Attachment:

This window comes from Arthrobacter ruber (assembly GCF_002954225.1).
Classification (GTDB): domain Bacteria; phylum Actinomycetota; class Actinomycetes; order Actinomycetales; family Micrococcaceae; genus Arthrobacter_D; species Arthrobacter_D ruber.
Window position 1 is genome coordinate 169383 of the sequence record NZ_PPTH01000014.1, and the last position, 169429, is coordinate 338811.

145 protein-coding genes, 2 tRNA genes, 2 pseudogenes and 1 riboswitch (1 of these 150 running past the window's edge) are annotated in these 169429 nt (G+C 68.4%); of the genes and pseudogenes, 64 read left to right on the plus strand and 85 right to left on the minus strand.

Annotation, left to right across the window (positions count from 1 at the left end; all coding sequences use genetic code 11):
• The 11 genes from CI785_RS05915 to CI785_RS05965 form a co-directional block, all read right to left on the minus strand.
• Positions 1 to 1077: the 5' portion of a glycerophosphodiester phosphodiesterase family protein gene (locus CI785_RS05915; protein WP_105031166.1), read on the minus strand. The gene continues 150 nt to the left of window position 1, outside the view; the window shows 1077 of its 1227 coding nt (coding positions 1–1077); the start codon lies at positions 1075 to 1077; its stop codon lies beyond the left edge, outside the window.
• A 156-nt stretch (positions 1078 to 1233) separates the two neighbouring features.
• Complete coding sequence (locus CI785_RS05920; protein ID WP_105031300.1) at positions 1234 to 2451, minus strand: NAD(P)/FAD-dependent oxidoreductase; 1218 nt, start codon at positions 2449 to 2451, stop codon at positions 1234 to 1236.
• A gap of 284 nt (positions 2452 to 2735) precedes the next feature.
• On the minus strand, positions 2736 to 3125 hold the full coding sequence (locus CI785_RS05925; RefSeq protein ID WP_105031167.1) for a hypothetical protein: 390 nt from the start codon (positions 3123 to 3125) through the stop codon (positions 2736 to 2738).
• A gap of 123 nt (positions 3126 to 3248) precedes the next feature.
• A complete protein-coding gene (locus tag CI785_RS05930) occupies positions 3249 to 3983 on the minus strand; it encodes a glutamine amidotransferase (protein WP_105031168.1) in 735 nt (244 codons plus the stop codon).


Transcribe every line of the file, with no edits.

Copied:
This window comes from Arthrobacter ruber (assembly GCF_002954225.1).
Classification (GTDB): domain Bacteria; phylum Actinomycetota; class Actinomycetes; order Actinomycetales; family Micrococcaceae; genus Arthrobacter_D; species Arthrobacter_D ruber.
Window position 1 is genome coordinate 169383 of the sequence record NZ_PPTH01000014.1, and the last position, 169429, is coordinate 338811.

145 protein-coding genes, 2 tRNA genes, 2 pseudogenes and 1 riboswitch (1 of these 150 running past the window's edge) are annotated in these 169429 nt (G+C 68.4%); of the genes and pseudogenes, 64 read left to right on the plus strand and 85 right to left on the minus strand.

Annotation, left to right across the window (positions count from 1 at the left end; all coding sequences use genetic code 11):
• The 11 genes from CI785_RS05915 to CI785_RS05965 form a co-directional block, all read right to left on the minus strand.
• Positions 1 to 1077: the 5' portion of a glycerophosphodiester phosphodiesterase family protein gene (locus CI785_RS05915; protein WP_105031166.1), read on the minus strand. The gene continues 150 nt to the left of window position 1, outside the view; the window shows 1077 of its 1227 coding nt (coding positions 1–1077); the start codon lies at positions 1075 to 1077; its stop codon lies beyond the left edge, outside the window.
• A 156-nt stretch (positions 1078 to 1233) separates the two neighbouring features.
• Complete coding sequence (locus CI785_RS05920; protein ID WP_105031300.1) at positions 1234 to 2451, minus strand: NAD(P)/FAD-dependent oxidoreductase; 1218 nt, start codon at positions 2449 to 2451, stop codon at positions 1234 to 1236.
• A gap of 284 nt (positions 2452 to 2735) precedes the next feature.
• On the minus strand, positions 2736 to 3125 hold the full coding sequence (locus CI785_RS05925; RefSeq protein ID WP_105031167.1) for a hypothetical protein: 390 nt from the start codon (positions 3123 to 3125) through the stop codon (positions 2736 to 2738).
• A gap of 123 nt (positions 3126 to 3248) precedes the next feature.
• A complete protein-coding gene (locus tag CI785_RS05930) occupies positions 3249 to 3983 on the minus strand; it encodes a glutamine amidotransferase (protein WP_105031168.1) in 735 nt (244 codons plus the stop codon).